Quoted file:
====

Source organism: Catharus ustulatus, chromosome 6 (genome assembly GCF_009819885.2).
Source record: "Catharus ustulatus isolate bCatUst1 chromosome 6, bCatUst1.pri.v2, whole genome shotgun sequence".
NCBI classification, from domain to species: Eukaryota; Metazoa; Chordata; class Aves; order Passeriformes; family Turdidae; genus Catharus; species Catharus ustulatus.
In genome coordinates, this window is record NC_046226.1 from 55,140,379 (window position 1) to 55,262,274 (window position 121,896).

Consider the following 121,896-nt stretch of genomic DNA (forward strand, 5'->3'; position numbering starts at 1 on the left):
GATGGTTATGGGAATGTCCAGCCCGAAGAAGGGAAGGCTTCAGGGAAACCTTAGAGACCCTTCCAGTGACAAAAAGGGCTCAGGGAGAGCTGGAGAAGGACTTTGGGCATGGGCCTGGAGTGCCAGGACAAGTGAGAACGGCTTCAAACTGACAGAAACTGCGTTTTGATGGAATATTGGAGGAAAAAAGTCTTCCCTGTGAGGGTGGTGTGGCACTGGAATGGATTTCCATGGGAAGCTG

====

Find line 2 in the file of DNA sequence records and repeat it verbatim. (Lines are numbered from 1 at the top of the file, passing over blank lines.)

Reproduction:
Source record: "Catharus ustulatus isolate bCatUst1 chromosome 6, bCatUst1.pri.v2, whole genome shotgun sequence".